Brubeck’s catchy, often anthemic, tunes are as hummable as pop songs, though they mask complex rhythm and chord structures, combining classical influences with big band and swing. Purists may disparage him, but there is a sweetness to Brubeck’s tunes that will not be denied, that has charmed its way into audiences far beyond jazz’s traditional pale. Maybe it was all the more poignant because Brubeck lived and played in turbulent times. During the Second World War, he played for soldiers at the front, and even the Cold War seemed to thaw under his tunes. Comedian Mort Sahl once said, “After John Foster Dulles visits a country, the State Department sends the Brubeck Quartet in to repair the damage.” Gorbachev is said to have listened to his records “after a hard day’s work”, even though jazz was banned in the Soviet Union as “decadent music”. When Brubeck visited the USSR in 1988, he was given a hero’s welcome.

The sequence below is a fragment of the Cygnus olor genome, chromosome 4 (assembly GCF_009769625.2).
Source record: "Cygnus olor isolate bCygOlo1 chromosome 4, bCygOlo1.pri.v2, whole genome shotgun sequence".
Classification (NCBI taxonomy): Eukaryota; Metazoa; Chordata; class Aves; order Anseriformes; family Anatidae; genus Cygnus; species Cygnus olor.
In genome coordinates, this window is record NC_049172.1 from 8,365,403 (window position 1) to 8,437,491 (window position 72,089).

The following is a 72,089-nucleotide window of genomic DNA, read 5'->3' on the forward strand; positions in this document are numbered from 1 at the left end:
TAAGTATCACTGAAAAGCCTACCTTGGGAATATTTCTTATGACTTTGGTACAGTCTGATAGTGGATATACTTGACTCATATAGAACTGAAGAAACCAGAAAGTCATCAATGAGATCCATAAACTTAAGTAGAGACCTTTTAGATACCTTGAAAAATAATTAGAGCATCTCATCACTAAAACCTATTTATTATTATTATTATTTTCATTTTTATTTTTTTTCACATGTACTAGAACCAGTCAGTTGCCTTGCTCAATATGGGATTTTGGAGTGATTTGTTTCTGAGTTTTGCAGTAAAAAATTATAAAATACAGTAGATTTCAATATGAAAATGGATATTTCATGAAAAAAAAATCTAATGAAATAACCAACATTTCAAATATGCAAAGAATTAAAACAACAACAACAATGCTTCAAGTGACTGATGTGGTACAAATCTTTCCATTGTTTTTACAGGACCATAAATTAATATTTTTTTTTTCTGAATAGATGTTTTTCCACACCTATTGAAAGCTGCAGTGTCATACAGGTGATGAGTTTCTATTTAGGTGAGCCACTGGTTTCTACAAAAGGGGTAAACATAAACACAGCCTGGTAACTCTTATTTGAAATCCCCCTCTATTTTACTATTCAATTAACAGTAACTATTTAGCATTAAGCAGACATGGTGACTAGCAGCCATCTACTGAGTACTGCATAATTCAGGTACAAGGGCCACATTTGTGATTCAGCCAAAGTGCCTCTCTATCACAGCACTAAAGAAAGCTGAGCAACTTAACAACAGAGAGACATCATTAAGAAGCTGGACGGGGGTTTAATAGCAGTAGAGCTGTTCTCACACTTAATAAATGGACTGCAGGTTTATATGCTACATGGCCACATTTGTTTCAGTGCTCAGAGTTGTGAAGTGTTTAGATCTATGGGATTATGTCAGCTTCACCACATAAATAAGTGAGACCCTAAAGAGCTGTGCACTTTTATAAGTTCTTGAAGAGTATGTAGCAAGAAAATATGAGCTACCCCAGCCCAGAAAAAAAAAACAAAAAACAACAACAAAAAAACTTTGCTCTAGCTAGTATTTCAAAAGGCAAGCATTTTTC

By the end of his life, Brubeck was the grand old man of jazz. With his death, no matter what the critics say, one of the greats has passed, and the musical form that he practised sinks further into nostalgia.